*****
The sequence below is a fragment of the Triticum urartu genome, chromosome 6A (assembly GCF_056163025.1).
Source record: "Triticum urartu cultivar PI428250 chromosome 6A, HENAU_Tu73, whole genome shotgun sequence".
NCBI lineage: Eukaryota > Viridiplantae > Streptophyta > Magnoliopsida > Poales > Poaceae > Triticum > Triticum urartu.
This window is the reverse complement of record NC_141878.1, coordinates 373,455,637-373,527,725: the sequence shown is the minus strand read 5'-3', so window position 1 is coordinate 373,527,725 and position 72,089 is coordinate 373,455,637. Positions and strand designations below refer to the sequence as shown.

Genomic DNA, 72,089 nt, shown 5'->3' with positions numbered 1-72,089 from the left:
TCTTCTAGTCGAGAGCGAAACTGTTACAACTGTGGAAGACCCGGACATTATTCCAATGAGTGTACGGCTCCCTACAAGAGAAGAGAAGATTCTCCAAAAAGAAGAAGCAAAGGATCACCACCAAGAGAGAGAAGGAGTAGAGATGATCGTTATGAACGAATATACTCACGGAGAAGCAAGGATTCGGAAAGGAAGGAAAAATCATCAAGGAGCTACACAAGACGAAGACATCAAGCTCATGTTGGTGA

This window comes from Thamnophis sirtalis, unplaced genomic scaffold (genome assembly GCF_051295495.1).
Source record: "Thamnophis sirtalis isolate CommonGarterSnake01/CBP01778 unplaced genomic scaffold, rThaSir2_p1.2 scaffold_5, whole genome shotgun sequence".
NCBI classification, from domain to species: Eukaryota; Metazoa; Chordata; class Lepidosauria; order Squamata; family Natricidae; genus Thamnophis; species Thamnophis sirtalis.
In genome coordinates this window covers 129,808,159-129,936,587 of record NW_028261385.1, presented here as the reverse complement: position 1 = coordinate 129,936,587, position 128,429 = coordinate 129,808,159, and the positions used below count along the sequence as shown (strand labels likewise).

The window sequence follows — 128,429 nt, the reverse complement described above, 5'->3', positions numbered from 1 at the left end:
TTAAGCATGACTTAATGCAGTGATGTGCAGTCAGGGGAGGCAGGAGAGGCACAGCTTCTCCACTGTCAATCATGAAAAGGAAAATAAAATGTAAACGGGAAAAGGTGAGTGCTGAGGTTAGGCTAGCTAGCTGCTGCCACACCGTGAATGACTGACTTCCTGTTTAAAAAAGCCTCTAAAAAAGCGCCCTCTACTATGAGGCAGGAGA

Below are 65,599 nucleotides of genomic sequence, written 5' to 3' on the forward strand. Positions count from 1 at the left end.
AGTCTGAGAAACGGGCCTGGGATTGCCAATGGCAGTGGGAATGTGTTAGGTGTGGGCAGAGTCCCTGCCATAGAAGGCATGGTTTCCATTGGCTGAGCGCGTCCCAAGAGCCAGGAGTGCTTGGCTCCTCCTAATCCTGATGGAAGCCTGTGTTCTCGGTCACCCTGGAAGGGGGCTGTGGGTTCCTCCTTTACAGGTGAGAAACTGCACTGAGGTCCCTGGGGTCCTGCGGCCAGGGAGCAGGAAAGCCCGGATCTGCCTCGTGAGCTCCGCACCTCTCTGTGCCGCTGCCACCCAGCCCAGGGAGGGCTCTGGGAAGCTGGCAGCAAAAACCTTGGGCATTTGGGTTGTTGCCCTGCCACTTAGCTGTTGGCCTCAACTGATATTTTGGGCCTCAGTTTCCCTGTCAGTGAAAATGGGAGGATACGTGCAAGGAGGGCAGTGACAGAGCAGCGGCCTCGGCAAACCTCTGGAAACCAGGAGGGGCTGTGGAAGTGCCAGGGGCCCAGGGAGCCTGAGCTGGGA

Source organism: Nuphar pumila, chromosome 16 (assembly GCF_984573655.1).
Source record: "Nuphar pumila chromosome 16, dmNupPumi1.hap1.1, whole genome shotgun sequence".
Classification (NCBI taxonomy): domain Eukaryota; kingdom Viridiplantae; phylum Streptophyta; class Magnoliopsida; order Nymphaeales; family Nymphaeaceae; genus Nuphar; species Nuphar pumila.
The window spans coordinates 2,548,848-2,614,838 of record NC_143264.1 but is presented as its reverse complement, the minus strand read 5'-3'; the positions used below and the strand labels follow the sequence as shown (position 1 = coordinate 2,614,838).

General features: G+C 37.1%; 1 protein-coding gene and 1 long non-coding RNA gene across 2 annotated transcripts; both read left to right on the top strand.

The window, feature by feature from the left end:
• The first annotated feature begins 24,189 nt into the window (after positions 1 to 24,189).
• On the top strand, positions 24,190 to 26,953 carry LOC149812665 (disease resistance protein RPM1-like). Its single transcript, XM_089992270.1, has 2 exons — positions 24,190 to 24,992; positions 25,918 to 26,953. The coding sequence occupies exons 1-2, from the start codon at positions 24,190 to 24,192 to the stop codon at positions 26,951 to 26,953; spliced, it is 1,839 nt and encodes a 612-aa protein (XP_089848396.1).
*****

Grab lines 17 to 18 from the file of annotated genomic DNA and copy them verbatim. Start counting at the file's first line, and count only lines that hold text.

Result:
Classification (NCBI taxonomy): domain Eukaryota; kingdom Viridiplantae; phylum Streptophyta; class Magnoliopsida; order Nymphaeales; family Nymphaeaceae; genus Nuphar; species Nuphar pumila.
The window spans coordinates 2,548,848-2,614,838 of record NC_143264.1 but is presented as its reverse complement, the minus strand read 5'-3'; the positions used below and the strand labels follow the sequence as shown (position 1 = coordinate 2,614,838).